One of the gifts I received from coming back to life was the ability to witness human beings doing their jobs in ways that for me seemed magical, and I reflected and shared with all of the people who were amazing how magical they are. For example, the first nurse I remember in the ICU was named Anna. She was so lovely and sensitive with me. Anna and everyone I encountered in the hospital remarked how lucky I was and how absolutely amazing it was that I was actually alive. At some point, Anna was on the phone and I heard her say: “No, no, he is here. I am here with him right now. I am talking to him.” Anna shared with me that the paramedics who came to my home to try and save me had called the hospital to offer that they did the best they could do and they were sorry. When she told me this, I remember saying please thank them for me! Later, Anna shared with me they thought I was dead, as I was dead when they dropped me off at the hospital.

Another person who made such a huge difference was Dr. Kathy Wonderly — how appropriately named, as she is a true wonder. Dr. Wonderly came in and asked if she could sit on my bed with me and rubbed my legs and echoed (this seems to have been the chorus in a Greek play, as everyone human being I encountered in the hospital kept saying) how lucky I was to be alive. She then touched my hand and asked if there was anything she could do to to be helpful. I cracked a political joke and she laughed and said she would do her best. I have to underscore the power of touch here. Dr. Wonderly’s empathic ability to touch my legs and touch my hand had a profound impact on me. I am certain it helped me heal and made me feel safe.

My friends Janet and Sara were also with me every day in the hospital and would hold my hand (honestly, I think Janet was also searching me for spare change, for I have seen her search through my cupboards and steal my good china) which also helped me heal. I also have to share that my colon surgeon Dr. Herzig is nothing less than a gift to the world. He made a special visit to say hi to me and offer his well wishes and his sadness about the heart attacks. As an aside, I typically do not like surgeons. However, Dr. Herzig made me fall in love shortly after my cancer surgery. He came to check on me the day after he performed the surgery and asked if I was okay and if I needed anything. I replied that I was actually quite upset with him and said: “Dr. Herzig, I am really quite upset with you. I came in for a face lift, eye lift, and neck lift, and it is clear that you focused all of your energy on my stomach.” To which he immediately replied: “No, that’s right. We are just working our way up.” How many surgeons do you know that are that witty? I was so exceedingly lucky to experience so many people who just do their jobs everyday but they are quite remarkable and so exceedingly compassionate, at least that was my experience.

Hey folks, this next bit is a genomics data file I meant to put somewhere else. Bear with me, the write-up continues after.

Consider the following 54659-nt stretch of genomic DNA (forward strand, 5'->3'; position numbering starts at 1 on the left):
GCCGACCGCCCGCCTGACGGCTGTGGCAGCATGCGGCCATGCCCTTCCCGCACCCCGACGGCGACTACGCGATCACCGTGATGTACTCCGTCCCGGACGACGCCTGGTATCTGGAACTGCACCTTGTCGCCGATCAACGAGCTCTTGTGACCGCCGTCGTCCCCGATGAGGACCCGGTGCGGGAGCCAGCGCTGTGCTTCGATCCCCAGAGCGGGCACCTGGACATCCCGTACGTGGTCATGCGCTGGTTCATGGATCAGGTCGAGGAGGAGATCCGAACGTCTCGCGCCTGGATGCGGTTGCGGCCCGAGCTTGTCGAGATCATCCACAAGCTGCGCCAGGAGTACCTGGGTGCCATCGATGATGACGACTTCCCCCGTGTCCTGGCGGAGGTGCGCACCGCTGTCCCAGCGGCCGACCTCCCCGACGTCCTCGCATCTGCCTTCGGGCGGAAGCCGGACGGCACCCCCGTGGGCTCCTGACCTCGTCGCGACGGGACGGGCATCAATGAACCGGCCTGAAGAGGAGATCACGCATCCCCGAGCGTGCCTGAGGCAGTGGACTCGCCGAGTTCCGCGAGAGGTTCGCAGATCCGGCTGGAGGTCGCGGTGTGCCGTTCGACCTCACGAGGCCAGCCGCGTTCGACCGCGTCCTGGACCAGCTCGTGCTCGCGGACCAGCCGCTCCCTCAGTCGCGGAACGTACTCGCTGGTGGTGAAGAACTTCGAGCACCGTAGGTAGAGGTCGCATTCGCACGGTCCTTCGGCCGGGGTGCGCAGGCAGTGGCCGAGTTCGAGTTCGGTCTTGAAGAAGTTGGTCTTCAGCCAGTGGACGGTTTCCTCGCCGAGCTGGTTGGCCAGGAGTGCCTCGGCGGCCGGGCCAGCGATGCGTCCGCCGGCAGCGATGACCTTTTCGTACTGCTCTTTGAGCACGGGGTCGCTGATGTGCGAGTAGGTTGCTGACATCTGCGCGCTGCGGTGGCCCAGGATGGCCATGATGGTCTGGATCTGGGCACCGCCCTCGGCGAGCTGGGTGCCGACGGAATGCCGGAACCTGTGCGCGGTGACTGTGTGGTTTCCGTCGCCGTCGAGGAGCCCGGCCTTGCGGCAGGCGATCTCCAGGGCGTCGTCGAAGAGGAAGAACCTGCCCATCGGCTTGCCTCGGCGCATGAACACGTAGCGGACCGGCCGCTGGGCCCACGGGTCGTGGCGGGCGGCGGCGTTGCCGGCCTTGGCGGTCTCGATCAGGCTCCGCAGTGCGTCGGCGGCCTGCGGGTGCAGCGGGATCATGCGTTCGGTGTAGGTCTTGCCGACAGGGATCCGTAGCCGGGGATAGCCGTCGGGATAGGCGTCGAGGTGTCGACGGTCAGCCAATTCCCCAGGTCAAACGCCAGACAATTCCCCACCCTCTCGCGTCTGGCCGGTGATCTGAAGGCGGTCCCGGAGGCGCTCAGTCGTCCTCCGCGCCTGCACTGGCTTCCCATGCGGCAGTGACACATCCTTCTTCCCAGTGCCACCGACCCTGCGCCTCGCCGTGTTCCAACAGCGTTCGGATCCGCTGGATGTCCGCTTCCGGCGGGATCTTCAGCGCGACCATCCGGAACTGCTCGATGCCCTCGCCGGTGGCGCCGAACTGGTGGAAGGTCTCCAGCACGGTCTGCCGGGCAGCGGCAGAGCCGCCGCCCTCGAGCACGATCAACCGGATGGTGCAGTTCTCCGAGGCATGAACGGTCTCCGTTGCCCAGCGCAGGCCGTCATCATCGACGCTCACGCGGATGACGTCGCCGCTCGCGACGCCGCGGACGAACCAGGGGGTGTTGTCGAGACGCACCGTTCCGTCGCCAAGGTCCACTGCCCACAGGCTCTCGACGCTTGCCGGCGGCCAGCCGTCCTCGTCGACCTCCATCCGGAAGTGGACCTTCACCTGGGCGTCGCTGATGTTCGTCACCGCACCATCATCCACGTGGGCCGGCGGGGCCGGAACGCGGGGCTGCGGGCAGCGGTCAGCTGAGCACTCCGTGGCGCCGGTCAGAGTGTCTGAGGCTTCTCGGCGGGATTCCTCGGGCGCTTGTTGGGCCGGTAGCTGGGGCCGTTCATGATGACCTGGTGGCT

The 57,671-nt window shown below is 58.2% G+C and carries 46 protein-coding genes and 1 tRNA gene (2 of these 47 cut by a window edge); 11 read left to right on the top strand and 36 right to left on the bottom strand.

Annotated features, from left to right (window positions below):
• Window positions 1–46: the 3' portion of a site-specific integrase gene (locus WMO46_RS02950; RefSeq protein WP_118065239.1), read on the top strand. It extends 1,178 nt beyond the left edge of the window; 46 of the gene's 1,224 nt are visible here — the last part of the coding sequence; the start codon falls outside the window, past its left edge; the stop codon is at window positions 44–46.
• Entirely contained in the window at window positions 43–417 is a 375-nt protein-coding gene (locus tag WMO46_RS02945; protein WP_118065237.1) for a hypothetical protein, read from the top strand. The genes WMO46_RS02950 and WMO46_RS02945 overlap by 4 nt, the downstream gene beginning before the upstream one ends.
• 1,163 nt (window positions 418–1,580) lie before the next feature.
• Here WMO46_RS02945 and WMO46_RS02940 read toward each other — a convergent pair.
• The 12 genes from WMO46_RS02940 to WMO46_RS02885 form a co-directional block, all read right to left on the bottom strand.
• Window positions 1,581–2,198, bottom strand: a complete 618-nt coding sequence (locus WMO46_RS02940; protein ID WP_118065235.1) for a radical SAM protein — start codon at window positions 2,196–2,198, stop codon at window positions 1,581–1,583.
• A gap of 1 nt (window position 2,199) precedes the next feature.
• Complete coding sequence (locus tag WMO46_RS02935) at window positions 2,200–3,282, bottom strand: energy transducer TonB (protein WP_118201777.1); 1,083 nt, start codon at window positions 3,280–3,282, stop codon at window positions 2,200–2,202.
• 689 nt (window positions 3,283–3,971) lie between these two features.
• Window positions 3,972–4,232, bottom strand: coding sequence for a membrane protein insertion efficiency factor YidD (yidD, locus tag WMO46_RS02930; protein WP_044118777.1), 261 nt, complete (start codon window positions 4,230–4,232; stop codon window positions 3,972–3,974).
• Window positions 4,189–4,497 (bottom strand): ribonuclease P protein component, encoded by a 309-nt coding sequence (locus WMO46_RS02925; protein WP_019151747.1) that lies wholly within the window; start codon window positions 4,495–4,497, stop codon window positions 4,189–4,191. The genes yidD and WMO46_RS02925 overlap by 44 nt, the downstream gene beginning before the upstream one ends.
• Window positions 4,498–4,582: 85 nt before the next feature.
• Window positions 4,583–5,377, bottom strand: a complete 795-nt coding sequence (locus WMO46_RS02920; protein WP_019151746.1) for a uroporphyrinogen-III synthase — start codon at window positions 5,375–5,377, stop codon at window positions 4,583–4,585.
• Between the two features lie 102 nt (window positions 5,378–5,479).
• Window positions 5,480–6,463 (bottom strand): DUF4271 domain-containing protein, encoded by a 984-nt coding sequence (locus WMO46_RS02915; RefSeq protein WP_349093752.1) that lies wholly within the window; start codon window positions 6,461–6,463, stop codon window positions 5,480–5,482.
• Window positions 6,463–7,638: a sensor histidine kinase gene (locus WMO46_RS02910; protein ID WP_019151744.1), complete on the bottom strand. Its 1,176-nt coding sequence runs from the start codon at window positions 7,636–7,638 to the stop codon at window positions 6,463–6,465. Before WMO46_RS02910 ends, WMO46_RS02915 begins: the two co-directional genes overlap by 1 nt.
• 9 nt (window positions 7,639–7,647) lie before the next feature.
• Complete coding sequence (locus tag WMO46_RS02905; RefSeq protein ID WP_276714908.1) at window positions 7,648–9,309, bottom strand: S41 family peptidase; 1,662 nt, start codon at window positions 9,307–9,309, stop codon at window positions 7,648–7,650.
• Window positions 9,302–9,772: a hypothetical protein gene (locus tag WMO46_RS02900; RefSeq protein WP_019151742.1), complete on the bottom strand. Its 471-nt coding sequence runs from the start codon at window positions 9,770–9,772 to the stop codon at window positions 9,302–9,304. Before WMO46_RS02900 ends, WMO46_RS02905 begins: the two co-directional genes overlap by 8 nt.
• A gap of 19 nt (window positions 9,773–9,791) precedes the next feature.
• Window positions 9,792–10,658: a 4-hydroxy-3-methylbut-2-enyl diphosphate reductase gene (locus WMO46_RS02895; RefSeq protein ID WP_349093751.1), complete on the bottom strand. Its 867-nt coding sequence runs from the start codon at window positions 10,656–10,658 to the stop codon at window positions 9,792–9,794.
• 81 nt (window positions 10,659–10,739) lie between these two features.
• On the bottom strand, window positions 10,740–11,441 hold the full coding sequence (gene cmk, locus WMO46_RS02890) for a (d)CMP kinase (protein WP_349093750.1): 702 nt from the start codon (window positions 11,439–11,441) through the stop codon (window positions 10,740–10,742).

Love Fest: When I was finally discharged and was allowed to return home, it was clear that I was not allowed to be alone and would need a great deal of care. Robert had already taken so much time off for my cancer stay and heart attacks stay at the hospital, he could not take any more time off. Family of origin not only did not bother to call me, there was no way they were going to offer to come and help Robert and me. Sadly, my birth dad, whom I shall refer to as the sperm donor, for that is as generous as I can be toward him, was completely absent when he found out I had cancer. His absence continued when my baby brother let him know about the two heart attacks. Strangely, his girlfriend, who is quite lovely, called almost every day to check on me and on Robert. She also made apologies for the sperm donor’s horrific behavior. (The sperm donor had his feelings hurt two years ago when I called to wish him a happy thanks giving and my in-laws called in while I was on the phone. I explained that I had to take the call so that I could talk to my in-laws. The sperm donor went into a rage and said how dare I take their call, for they are not my blood and he is my blood. One should note that the sperm donor had no contact with me for decades. He was a very physically abusive man to me and to my mom when I was a little boy.) I explained to his girlfriend that if he could not set aside his narcissistic injury when his son was dealing with cancer and two heart attacks, I have no use for his abusive self. She just kept apologizing. I honestly feel quite bad for her, as it must be awful to see the true character or lack of character of your partner in life.

Enough bad energy, I have been able to also witness how people step up during a crisis and show up no matter what and are available with love, patience, food, books, and just sitting with me. All my friends in Portland have been amazing gifts and I am forever in their debt. All my friends that flew in from all over the country to help take care of me, I am forever in their debt. I am able to truly live and walk in gratitude.  I am also in awe of my husband Robert. I have a life partner who not only saved my life twice, but has been so supportive all while trying to deal with his own trauma around the past four months.